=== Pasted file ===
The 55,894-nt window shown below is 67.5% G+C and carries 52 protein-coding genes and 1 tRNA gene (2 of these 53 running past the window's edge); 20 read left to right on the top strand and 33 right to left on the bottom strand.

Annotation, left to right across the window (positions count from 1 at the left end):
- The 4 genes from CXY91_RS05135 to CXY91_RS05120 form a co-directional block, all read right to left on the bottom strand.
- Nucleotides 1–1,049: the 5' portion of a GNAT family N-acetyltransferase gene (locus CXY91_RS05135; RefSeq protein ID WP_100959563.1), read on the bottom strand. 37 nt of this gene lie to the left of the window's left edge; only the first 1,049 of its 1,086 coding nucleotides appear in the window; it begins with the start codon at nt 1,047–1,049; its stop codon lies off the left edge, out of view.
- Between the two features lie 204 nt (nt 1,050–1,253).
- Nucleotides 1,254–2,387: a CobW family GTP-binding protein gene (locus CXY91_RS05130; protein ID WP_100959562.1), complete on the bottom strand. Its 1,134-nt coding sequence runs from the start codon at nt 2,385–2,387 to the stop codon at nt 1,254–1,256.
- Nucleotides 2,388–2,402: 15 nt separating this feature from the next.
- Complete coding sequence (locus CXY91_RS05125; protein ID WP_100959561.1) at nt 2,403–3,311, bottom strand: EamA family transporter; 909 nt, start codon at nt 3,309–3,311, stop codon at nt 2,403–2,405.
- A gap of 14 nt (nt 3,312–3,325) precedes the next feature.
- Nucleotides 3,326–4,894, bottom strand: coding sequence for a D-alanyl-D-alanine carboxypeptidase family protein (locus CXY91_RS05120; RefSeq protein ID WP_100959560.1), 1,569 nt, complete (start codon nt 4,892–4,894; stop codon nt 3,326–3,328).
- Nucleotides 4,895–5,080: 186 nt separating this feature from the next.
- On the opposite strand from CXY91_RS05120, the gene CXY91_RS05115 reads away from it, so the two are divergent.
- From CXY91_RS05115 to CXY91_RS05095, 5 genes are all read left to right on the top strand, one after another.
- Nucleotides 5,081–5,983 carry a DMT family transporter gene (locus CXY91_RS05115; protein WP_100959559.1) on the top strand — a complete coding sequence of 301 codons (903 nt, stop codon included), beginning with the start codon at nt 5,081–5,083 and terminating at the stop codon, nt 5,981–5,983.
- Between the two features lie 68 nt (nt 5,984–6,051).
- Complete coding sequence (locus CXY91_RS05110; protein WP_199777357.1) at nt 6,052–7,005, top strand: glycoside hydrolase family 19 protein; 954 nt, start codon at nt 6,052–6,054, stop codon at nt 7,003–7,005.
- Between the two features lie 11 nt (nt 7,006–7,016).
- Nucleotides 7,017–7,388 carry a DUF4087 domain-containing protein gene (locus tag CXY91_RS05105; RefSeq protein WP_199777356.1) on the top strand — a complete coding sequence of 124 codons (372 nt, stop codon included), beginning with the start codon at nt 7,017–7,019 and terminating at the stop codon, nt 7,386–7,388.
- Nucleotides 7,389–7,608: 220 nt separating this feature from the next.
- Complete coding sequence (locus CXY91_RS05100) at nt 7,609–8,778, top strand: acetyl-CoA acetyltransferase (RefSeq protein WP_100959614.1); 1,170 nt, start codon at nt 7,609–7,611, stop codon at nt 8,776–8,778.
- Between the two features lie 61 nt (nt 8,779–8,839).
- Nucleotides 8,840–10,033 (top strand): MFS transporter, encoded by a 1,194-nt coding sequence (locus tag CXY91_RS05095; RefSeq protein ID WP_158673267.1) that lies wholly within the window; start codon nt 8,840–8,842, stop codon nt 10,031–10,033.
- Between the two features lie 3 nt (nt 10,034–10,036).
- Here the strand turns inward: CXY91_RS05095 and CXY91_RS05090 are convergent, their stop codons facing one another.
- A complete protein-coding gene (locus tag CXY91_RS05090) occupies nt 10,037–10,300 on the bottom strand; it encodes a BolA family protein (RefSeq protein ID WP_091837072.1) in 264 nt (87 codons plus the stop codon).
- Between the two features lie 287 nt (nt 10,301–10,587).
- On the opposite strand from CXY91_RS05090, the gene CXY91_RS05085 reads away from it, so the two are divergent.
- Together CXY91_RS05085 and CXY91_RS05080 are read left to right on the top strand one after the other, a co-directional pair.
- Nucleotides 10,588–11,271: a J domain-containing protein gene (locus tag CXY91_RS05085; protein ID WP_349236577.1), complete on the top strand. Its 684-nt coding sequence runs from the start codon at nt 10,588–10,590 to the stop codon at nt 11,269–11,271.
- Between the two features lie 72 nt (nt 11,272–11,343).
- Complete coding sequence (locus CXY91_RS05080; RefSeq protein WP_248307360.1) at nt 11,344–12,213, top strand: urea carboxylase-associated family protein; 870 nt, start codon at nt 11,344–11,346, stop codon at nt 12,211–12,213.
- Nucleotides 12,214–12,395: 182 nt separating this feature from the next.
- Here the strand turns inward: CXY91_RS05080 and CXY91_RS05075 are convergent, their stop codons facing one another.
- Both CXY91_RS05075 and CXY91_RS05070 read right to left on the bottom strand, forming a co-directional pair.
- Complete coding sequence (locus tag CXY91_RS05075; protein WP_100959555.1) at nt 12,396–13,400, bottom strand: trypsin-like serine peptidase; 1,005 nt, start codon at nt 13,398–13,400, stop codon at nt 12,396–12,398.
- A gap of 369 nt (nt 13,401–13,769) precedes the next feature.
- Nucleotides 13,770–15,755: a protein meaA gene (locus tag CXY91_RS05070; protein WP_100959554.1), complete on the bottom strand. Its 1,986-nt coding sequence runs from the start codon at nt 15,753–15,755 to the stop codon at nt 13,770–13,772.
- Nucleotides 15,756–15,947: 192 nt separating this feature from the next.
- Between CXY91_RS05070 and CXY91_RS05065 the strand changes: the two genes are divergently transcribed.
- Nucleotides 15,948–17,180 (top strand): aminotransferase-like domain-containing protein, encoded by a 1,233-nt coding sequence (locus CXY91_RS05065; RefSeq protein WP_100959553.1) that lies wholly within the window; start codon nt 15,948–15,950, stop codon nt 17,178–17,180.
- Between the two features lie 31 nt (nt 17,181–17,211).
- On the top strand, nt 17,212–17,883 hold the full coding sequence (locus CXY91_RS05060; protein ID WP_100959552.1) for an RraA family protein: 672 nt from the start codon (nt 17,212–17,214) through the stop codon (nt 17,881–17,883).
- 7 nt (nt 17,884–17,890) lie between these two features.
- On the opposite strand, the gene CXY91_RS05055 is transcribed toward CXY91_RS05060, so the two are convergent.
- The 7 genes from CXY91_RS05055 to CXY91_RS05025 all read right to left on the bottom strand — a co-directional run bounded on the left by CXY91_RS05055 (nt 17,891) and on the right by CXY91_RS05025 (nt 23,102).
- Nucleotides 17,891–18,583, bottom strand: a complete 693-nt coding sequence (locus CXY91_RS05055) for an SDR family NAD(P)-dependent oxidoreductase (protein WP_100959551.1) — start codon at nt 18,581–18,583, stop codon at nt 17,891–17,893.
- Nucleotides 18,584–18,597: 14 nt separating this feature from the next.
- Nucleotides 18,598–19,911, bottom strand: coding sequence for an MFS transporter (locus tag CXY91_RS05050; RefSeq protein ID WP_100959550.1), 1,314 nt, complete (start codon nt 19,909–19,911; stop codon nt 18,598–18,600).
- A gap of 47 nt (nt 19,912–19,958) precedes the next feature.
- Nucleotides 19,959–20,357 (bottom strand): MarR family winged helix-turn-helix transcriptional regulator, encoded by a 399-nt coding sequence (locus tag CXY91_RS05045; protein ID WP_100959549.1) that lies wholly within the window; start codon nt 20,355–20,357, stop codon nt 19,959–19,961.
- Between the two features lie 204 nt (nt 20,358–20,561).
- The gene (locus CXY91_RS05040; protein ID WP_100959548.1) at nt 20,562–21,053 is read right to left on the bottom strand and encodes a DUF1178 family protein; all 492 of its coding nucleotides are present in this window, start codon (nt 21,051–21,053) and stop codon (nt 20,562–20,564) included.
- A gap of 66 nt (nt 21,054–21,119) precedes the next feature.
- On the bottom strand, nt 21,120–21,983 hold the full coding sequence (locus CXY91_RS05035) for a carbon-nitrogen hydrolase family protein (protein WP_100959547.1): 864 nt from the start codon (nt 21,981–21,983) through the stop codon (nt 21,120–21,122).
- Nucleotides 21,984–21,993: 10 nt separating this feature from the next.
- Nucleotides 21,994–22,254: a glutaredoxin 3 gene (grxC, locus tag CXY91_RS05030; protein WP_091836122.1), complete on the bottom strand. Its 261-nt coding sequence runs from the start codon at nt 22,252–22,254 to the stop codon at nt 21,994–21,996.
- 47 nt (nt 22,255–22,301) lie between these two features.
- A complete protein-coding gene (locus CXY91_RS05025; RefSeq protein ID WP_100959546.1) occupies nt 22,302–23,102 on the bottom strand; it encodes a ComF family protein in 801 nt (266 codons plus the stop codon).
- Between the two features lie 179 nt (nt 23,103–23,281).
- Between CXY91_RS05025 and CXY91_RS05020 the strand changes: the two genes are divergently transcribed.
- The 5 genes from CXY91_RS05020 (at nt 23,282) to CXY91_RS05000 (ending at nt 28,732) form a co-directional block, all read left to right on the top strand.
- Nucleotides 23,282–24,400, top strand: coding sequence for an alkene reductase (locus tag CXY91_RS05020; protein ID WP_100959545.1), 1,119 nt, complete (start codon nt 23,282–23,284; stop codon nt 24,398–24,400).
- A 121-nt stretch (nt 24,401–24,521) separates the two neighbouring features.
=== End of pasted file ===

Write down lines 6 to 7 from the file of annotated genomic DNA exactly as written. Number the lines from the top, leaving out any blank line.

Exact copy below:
- Nucleotides 1,254–2,387: a CobW family GTP-binding protein gene (locus CXY91_RS05130; protein ID WP_100959562.1), complete on the bottom strand. Its 1,134-nt coding sequence runs from the start codon at nt 2,385–2,387 to the stop codon at nt 1,254–1,256.
- Nucleotides 2,388–2,402: 15 nt separating this feature from the next.